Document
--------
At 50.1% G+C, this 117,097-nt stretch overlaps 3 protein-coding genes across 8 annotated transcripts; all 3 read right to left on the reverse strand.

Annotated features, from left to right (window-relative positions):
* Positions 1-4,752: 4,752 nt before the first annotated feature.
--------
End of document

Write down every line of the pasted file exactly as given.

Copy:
At 50.1% G+C, this 117,097-nt stretch overlaps 3 protein-coding genes across 8 annotated transcripts; all 3 read right to left on the reverse strand.

Annotated features, from left to right (window-relative positions):
* Positions 1-4,752: 4,752 nt before the first annotated feature.